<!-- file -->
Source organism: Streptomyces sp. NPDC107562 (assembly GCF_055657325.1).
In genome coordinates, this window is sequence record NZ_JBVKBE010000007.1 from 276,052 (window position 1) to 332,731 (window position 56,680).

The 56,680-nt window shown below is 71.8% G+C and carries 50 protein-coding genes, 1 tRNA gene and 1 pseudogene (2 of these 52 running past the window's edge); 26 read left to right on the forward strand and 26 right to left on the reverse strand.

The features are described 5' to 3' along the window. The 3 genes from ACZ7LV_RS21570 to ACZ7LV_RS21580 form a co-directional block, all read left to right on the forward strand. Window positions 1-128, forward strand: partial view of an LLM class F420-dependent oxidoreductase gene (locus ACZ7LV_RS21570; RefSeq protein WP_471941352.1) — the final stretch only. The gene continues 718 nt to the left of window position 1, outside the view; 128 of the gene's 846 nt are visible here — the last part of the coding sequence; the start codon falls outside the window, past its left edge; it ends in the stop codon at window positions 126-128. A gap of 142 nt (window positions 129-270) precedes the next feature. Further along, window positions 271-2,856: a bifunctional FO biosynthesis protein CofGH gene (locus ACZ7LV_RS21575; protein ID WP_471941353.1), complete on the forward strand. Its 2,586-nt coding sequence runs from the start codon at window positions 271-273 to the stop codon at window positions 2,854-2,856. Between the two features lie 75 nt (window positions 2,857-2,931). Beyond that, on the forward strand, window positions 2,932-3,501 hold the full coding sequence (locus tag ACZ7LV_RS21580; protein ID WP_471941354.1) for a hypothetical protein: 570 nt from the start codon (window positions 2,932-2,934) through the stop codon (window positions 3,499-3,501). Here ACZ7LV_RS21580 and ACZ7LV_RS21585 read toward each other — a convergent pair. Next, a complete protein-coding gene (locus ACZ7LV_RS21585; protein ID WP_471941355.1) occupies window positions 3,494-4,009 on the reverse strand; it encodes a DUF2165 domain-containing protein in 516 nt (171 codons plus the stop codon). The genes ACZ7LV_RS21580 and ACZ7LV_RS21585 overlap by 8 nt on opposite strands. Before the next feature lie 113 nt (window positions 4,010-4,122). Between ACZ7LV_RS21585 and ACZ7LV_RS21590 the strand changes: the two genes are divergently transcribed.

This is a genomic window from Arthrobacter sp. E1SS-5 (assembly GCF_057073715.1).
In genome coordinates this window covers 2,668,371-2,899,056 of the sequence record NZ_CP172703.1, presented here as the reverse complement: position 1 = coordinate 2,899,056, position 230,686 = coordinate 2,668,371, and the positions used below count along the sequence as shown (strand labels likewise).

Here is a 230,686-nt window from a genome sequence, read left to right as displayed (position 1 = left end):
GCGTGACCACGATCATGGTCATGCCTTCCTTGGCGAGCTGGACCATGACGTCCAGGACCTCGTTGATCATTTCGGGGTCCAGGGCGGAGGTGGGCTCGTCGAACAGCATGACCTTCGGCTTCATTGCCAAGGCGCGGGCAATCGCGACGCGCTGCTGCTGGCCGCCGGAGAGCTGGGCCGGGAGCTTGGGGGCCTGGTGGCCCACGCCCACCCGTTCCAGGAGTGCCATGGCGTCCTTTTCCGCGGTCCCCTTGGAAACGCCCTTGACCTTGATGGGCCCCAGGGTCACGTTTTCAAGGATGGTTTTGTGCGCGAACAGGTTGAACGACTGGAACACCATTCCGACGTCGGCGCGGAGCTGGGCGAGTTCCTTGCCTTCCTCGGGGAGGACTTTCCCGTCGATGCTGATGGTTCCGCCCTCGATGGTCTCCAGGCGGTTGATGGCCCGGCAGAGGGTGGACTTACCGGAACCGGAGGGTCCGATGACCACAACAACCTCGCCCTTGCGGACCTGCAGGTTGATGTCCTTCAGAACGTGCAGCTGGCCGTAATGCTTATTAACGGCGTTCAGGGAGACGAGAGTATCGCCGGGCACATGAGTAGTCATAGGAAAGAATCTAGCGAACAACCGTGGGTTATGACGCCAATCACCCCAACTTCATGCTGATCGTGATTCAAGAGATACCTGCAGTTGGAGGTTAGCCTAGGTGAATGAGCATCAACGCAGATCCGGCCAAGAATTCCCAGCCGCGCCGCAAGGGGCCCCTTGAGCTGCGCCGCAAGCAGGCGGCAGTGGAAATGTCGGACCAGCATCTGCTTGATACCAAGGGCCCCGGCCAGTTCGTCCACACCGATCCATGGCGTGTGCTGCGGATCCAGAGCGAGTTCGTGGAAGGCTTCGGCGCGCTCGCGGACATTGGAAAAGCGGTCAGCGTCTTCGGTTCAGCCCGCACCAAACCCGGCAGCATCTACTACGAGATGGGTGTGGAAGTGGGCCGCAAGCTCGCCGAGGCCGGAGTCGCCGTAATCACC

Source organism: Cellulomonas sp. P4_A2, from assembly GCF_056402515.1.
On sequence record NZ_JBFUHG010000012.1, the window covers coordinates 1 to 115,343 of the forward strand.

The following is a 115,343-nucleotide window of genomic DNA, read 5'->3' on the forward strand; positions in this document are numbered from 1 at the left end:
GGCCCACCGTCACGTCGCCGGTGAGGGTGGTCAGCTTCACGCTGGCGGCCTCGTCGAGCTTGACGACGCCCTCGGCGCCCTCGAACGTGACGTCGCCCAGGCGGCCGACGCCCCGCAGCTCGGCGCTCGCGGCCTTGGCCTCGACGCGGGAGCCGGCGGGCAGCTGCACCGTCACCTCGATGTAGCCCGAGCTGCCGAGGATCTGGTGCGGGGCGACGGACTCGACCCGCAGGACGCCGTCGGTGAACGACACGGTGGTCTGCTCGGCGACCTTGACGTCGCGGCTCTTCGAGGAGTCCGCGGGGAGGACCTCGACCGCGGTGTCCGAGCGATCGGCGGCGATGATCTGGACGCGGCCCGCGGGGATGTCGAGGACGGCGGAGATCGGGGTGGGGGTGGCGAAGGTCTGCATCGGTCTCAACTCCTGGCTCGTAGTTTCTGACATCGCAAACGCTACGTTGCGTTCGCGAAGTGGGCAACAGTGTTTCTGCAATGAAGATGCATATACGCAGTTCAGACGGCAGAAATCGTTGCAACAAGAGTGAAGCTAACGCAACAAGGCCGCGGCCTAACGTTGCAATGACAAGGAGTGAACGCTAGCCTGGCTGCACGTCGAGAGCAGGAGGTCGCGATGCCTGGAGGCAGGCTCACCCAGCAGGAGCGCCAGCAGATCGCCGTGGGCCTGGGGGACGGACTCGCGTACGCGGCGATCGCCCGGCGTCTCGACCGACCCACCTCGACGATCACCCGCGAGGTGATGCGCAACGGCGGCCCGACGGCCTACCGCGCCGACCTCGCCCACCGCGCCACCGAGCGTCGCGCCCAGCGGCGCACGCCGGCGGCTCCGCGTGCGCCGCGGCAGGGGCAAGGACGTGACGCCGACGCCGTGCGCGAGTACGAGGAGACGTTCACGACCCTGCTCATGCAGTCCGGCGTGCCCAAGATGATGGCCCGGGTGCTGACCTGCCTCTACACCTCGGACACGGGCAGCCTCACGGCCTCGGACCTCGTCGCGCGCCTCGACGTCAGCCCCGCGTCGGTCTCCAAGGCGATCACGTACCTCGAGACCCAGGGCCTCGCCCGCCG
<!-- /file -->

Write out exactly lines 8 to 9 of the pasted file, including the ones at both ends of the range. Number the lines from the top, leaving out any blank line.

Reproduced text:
GCGTGACCACGATCATGGTCATGCCTTCCTTGGCGAGCTGGACCATGACGTCCAGGACCTCGTTGATCATTTCGGGGTCCAGGGCGGAGGTGGGCTCGTCGAACAGCATGACCTTCGGCTTCATTGCCAAGGCGCGGGCAATCGCGACGCGCTGCTGCTGGCCGCCGGAGAGCTGGGCCGGGAGCTTGGGGGCCTGGTGGCCCACGCCCACCCGTTCCAGGAGTGCCATGGCGTCCTTTTCCGCGGTCCCCTTGGAAACGCCCTTGACCTTGATGGGCCCCAGGGTCACGTTTTCAAGGATGGTTTTGTGCGCGAACAGGTTGAACGACTGGAACACCATTCCGACGTCGGCGCGGAGCTGGGCGAGTTCCTTGCCTTCCTCGGGGAGGACTTTCCCGTCGATGCTGATGGTTCCGCCCTCGATGGTCTCCAGGCGGTTGATGGCCCGGCAGAGGGTGGACTTACCGGAACCGGAGGGTCCGATGACCACAACAACCTCGCCCTTGCGGACCTGCAGGTTGATGTCCTTCAGAACGTGCAGCTGGCCGTAATGCTTATTAACGGCGTTCAGGGAGACGAGAGTATCGCCGGGCACATGAGTAGTCATAGGAAAGAATCTAGCGAACAACCGTGGGTTATGACGCCAATCACCCCAACTTCATGCTGATCGTGATTCAAGAGATACCTGCAGTTGGAGGTTAGCCTAGGTGAATGAGCATCAACGCAGATCCGGCCAAGAATTCCCAGCCGCGCCGCAAGGGGCCCCTTGAGCTGCGCCGCAAGCAGGCGGCAGTGGAAATGTCGGACCAGCATCTGCTTGATACCAAGGGCCCCGGCCAGTTCGTCCACACCGATCCATGGCGTGTGCTGCGGATCCAGAGCGAGTTCGTGGAAGGCTTCGGCGCGCTCGCGGACATTGGAAAAGCGGTCAGCGTCTTCGGTTCAGCCCGCACCAAACCCGGCAGCATCTACTACGAGATGGGTGTGGAAGTGGGCCGCAAGCTCGCCGAGGCCGGAGTCGCCGTAATCACC

Source organism: Cellulomonas sp. P4_A2, from assembly GCF_056402515.1.